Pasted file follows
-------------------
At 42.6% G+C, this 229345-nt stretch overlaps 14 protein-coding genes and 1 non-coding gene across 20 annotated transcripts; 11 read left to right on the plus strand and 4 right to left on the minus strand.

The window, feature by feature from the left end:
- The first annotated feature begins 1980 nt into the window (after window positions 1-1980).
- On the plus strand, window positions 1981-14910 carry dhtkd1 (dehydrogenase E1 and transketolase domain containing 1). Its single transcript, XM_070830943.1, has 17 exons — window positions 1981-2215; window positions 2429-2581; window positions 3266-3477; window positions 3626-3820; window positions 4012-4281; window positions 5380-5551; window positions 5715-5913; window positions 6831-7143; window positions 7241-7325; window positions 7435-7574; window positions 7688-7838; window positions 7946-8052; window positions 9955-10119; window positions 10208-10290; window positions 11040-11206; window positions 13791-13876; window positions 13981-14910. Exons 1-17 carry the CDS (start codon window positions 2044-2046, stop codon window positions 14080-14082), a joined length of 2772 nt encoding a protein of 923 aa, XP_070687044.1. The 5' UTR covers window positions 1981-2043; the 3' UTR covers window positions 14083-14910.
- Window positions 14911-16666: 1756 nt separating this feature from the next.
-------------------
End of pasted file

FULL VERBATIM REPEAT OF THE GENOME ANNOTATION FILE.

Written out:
At 42.6% G+C, this 229345-nt stretch overlaps 14 protein-coding genes and 1 non-coding gene across 20 annotated transcripts; 11 read left to right on the plus strand and 4 right to left on the minus strand.

The window, feature by feature from the left end:
- The first annotated feature begins 1980 nt into the window (after window positions 1-1980).
- On the plus strand, window positions 1981-14910 carry dhtkd1 (dehydrogenase E1 and transketolase domain containing 1). Its single transcript, XM_070830943.1, has 17 exons — window positions 1981-2215; window positions 2429-2581; window positions 3266-3477; window positions 3626-3820; window positions 4012-4281; window positions 5380-5551; window positions 5715-5913; window positions 6831-7143; window positions 7241-7325; window positions 7435-7574; window positions 7688-7838; window positions 7946-8052; window positions 9955-10119; window positions 10208-10290; window positions 11040-11206; window positions 13791-13876; window positions 13981-14910. Exons 1-17 carry the CDS (start codon window positions 2044-2046, stop codon window positions 14080-14082), a joined length of 2772 nt encoding a protein of 923 aa, XP_070687044.1. The 5' UTR covers window positions 1981-2043; the 3' UTR covers window positions 14083-14910.
- Window positions 14911-16666: 1756 nt separating this feature from the next.